to take her the thousand miles back home
from southern Kansas to Florida
for the Christmas break.

She tells me that she’s not made of money
and if she has to stay later
I will have to pay her way back to Orlando.
I assure her that of all those times
when she could find a way to make anger
a means of intimidation
this is not one of those situations.
She leaves even angrier than she came.

A few hours pass.

Even though she said she could not keep
the appointment she had made,
she still shows up in early afternoon
but without the attitude she’d used earlier.

In this unexpected calm,
I talk to her about choices,
take her back to the beginning of this situation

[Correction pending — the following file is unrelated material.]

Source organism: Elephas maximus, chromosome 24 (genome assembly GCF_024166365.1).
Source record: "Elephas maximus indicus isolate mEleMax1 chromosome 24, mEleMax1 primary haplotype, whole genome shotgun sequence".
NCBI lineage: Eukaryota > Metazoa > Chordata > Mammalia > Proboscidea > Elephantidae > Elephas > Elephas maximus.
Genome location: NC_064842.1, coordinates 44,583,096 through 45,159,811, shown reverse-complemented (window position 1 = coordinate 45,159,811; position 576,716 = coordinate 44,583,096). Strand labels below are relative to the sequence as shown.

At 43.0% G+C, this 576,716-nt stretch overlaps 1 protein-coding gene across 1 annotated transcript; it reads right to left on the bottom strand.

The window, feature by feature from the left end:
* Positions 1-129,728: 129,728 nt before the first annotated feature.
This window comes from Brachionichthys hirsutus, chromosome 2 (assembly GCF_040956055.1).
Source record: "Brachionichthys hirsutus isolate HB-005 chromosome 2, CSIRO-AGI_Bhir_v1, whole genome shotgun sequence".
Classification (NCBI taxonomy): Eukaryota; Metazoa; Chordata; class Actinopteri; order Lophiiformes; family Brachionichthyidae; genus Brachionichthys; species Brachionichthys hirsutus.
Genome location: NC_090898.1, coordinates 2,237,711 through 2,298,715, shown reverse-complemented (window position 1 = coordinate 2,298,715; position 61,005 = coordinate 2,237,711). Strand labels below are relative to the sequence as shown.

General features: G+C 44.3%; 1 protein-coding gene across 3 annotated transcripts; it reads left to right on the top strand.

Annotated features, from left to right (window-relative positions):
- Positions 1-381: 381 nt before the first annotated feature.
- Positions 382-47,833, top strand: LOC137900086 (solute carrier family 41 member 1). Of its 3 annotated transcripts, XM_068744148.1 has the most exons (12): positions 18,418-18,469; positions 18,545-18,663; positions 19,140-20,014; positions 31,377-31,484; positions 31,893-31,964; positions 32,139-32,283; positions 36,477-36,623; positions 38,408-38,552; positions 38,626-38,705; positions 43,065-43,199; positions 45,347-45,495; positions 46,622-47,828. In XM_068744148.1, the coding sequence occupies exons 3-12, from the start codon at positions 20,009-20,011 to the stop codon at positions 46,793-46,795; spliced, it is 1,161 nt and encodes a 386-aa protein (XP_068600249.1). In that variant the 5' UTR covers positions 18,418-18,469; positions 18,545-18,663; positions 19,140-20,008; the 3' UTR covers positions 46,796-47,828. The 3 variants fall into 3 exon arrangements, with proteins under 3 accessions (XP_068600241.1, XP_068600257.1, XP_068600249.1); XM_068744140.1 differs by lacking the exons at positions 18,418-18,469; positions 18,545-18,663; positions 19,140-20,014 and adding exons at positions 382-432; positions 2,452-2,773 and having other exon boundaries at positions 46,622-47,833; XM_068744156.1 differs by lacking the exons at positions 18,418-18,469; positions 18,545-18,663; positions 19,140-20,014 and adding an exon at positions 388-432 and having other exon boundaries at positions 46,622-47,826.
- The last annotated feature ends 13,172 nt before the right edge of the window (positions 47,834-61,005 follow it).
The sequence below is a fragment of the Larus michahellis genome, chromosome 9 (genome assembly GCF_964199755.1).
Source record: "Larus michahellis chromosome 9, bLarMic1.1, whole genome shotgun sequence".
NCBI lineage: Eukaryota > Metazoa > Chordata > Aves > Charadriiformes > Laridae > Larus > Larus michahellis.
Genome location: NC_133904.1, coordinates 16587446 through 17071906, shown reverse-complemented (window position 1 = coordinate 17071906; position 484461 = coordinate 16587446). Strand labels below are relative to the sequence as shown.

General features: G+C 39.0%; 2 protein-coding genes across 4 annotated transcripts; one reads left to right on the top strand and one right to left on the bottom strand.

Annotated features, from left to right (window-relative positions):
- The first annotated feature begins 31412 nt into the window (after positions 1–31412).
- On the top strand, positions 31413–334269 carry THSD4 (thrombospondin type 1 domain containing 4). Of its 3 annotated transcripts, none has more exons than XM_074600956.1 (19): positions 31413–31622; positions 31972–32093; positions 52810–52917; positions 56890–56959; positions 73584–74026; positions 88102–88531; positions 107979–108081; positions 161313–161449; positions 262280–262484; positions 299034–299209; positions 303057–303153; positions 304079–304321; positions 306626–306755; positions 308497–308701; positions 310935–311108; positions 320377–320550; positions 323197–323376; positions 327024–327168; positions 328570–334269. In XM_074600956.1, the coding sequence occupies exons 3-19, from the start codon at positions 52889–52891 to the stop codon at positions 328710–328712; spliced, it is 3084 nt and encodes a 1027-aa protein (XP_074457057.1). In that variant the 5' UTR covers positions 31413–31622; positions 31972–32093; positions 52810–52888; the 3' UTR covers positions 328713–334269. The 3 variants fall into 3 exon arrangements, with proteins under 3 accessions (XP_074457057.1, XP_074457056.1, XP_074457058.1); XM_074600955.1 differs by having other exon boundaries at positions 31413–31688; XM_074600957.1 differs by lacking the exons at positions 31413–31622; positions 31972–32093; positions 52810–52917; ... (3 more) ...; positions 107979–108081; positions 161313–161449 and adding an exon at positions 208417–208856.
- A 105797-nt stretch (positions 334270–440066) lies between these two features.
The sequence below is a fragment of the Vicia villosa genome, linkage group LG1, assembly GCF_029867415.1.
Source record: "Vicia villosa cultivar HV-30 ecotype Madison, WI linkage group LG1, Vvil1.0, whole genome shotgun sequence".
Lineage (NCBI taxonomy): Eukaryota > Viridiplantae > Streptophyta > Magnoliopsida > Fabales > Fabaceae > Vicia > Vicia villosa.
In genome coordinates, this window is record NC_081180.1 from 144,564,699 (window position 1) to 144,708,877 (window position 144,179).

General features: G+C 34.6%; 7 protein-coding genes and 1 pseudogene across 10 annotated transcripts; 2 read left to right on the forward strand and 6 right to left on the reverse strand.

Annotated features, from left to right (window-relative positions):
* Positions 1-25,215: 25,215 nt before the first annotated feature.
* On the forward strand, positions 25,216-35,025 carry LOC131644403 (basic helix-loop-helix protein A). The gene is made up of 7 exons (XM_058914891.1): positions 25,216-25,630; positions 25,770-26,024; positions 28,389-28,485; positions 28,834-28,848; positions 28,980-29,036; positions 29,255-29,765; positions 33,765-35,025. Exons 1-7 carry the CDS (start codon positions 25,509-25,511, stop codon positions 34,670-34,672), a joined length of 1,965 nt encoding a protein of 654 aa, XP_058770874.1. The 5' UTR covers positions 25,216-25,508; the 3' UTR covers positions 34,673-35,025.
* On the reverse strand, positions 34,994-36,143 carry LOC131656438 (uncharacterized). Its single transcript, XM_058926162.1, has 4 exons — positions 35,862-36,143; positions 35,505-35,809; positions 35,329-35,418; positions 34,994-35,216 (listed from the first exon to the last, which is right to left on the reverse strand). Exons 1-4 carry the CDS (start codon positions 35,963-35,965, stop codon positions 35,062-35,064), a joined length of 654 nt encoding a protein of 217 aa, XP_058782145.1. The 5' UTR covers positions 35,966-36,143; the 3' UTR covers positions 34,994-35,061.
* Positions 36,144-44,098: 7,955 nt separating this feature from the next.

and ask her what different ones she could have made
that might have moved her closer—instead of farther away—
to her desired goals of getting back home and saving money.

She gives me a funny look at first
but then I see a flicker of understanding
play across her face.
We trace the choices and talk about alternate ones.
She apologizes for her anger and rudeness—
to me and then to the secretary.
She learns that whether or not
there is a Santa Claus,
there are people willing to help her
if she also learns that courteous and direct diplomacy
can sometimes work better than intimidation and manipulation.

Just before I change the form,
I ask her what it was
that made her decide to come back
and talk with me.

And she says simply,
“I took a walk.”

H. Arnett

Posted in Christian Devotions, Christian Living, College, education, Higher Education, Poetry, Relationships, Spiritual Contemplation | Tagged , , , , , , , , , , , ,